Last Updated on June 1, 2019, by eNotes Editorial. Word Count: 890
Upon the premiere of Who's Afraid of Virginia Woolf? some critics praised virtually every aspect of the play, while others faulted it as too long, too vulgar, or too pessimistic; almost everyone, however, saw in the play the potential to breathe new life into a Broadway theatre that was no longer the creative force it had been. "An exciting play," after all, "is good antidote for what ails Broadway theater," Taubman noted in the New York Times. Whether they admire or detest the play, Taubman observed, "theatergoers cannot see it and shrug it off. They burn with an urge to approve or differ."
A reviewer for Time claimed that Albee's play "has jolted the Broadway season to life." Similarly, a reviewer for Newsweek called the play a "brilliantly original work of art—an excoriating theatrical experience, surging with shocks of recognition and dramatic fire. It will be igniting Broadway for some time to come." Although he found Virginia Woolf important in the context of the Broadway season, Harold Clurman of the Nation called the play'' a minor work within the prospect of Albee's further development." (In this his opinion differs greatly from the popular notion that Virginia Woolf was the high point of Albee's creative career.)
Critics praised the density of Albee's writing, the challenge presented by his complex merging of multiple theatrical elements. Henry Hewes in the Saturday Review observed that Virginia Woolf contained some of the same complex Freudian psychology of Albee's earlier plays but that the new work "is more recognizably real and self-generating than were its predecessors." While the play also has a "sense of the ridiculous ... things are hardly exaggerated enough to be called 'Theatre of the Absurd,' either.'' John Gassner commented in Dramatic Soundings: Evaluations and Retractions Culled from Thirty Years of Drama Criticism that "Mr. Albee has written a terrifying thing—perhaps the negative play to end all negative plays, yet also a curiously compassionate play." The powerful sense of recognition inspired in audiences by the play rested, most critics observed, in the speech of Albee's characters, what Cohn called "the most adroit dialogue ever heard on the American stage." Clurman wrote that the dialogue "is superbly virile and pliant; it also sounds."
Reviewers who were generally positive about the quality and importance of Virginia Woolf, however, criticized certain aspects of Albee's technique. Taubman in the New York Times expressed mild reservations about a key plot device and whether Martha and George are "believable all the way." The Time reviewer, meanwhile, found the plot resolution "woefully inadequate and incongruous, rather like tracing the source of the Niagara to a water pistol." The review also found the play "needlessly long ... repetitious, slavishly, sometimes superficially Freudian, and given to trite thoughts about scientific doom."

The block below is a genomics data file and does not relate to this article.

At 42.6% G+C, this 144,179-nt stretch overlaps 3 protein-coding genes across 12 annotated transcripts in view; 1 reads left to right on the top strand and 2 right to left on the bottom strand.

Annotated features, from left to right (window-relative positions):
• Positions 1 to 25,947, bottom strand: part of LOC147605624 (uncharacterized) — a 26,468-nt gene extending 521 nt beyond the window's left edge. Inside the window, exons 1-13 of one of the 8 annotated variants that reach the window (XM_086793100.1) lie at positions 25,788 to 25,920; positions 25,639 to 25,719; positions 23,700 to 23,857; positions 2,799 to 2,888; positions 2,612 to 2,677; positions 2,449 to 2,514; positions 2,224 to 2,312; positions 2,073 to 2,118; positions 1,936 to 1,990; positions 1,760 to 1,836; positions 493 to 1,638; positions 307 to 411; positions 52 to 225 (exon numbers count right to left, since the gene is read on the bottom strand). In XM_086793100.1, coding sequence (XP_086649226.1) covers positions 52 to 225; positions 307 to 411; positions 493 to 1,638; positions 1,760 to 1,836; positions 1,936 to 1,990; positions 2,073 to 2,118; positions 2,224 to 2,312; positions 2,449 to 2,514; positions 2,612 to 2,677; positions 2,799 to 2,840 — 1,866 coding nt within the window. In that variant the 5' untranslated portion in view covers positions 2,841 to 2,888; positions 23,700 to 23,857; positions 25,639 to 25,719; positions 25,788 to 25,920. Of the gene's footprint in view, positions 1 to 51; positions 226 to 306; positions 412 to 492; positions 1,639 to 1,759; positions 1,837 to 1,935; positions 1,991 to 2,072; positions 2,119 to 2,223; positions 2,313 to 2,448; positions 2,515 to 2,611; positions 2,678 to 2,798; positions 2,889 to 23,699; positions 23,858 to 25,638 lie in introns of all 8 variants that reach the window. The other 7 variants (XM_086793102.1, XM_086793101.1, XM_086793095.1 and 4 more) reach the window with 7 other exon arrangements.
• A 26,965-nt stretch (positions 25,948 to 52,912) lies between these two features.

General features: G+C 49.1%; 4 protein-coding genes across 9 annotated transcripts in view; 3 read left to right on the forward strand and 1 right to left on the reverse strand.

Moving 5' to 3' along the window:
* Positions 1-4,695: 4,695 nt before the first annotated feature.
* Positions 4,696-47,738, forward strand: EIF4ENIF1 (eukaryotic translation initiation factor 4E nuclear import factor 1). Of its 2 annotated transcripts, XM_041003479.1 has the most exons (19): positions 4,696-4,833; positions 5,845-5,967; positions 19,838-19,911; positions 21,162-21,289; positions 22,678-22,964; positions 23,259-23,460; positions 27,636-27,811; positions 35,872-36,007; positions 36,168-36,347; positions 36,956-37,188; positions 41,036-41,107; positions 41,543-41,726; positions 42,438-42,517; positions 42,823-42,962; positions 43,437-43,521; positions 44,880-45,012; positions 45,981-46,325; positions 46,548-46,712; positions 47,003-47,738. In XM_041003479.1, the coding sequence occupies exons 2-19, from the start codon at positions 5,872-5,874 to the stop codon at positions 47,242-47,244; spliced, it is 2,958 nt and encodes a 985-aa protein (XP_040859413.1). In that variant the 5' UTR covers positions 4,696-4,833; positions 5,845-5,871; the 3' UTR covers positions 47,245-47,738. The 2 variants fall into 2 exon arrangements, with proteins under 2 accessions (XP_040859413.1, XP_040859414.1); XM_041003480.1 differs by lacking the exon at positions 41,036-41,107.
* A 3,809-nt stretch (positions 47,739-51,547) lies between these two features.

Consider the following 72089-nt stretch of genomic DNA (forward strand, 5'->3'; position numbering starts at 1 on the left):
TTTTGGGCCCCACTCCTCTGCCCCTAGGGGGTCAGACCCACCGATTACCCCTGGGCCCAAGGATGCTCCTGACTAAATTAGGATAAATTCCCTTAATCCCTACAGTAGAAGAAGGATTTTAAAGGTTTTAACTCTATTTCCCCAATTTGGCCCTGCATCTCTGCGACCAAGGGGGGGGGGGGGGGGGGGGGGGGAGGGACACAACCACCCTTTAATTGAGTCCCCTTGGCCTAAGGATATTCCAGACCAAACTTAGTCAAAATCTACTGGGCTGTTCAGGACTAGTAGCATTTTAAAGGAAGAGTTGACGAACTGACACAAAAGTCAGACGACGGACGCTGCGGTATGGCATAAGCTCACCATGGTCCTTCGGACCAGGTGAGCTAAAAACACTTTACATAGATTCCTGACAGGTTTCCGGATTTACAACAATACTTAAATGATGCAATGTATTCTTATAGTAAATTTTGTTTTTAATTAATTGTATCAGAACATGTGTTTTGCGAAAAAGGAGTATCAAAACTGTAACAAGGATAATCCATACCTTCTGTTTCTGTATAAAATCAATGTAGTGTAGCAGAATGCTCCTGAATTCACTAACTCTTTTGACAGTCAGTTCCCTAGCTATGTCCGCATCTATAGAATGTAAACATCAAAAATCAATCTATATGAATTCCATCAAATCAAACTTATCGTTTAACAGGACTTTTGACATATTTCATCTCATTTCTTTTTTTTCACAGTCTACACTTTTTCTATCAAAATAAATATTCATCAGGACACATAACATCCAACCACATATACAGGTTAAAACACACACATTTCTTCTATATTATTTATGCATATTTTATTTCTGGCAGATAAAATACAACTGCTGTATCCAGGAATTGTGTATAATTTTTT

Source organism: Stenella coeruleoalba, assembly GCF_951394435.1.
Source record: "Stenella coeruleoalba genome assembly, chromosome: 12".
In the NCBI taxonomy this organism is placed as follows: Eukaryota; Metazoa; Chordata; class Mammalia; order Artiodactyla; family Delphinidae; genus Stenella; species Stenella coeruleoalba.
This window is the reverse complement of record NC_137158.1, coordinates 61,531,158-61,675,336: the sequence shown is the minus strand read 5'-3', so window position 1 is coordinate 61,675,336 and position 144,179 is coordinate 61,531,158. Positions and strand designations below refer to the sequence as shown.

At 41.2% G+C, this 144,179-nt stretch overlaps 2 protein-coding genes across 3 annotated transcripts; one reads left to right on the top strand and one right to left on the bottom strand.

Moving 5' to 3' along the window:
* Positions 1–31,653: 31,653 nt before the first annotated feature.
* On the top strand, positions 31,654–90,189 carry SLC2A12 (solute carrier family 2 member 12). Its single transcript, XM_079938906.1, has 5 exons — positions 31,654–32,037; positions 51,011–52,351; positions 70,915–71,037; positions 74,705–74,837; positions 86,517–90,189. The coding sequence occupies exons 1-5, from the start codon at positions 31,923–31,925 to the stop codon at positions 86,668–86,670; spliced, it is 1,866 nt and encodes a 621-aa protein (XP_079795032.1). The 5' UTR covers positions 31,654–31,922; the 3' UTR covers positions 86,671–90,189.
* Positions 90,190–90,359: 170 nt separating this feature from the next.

And, as with any work of art, there were those who, despite overwhelmingly positive reception, found little to praise in Virginia Woolf. The New Yorker review thought Albee imitative of O'Neill "without having much to talk about," and though granting him "a certain dramatic flair," found it "ill-directed ...in the present enterprise."
In the nearly four decades since the premiere of Who's Afraid of Virginia Woolf?, not only has the play remained luminous in the minds of critics and other theatergoers (as well as generations of readers), but so much so that almost the entire rest of Albee's career has seemed tarnished in comparison. While Albee went on to win three Pulitzer Prizes and other high honors, he has also occasionally been plagued by negative criticism and commercial failure of his productions. Richard Amacher wrote in his l969 book Edward Albee that the playwright has earned a great deal of criticism precisely because he continues to experiment rather than shape his work to commercial taste or repeat his past successes, because he "does attempt a more difficult, a more deeply penetrating, view of reality than some of the older dramatists, who by comparison seem merely to scratch the surface of illusion.''
But if such total artistic, critical, and commercial success never again coalesced around one single work for Albee, as it did around Virginia Woolf, his new work in subsequent decades has nevertheless had an impact. Virginia Woolf, meanwhile, continues to draw close interest and is continuously revived, extensively read and studied, and widely written about; the play's richness shows itself in the variety of topics of inquiry. Many wrilers have explored it as a social phenomenon, a challenge to corrupted values particular to its time. Psychological readings of the play have also been quite popular—both Freudian readings of the psyches of the characters, and studies of external behavior and modes of communication using other psychological models. Joy Flasch, in her Modem Drama analysis of the play inspired by Eric Berne's study Games People Play, saw the conclusion of the play as an "attempt to put aside the destructive Games which have taken the place of true Intimacy. It will be difficult, perhaps impossible."
The differing perspectives the work has inspired, in addition to the pure entertainment value that it provides have made Who's Afraid of Virginia Woolf? a hallmark of contemporary American theatre. That new ideas and fresh perspectives continue to be discovered within the play's text—and that multiple generations have found merit in the work— is a testament to the depth of Albee's creation.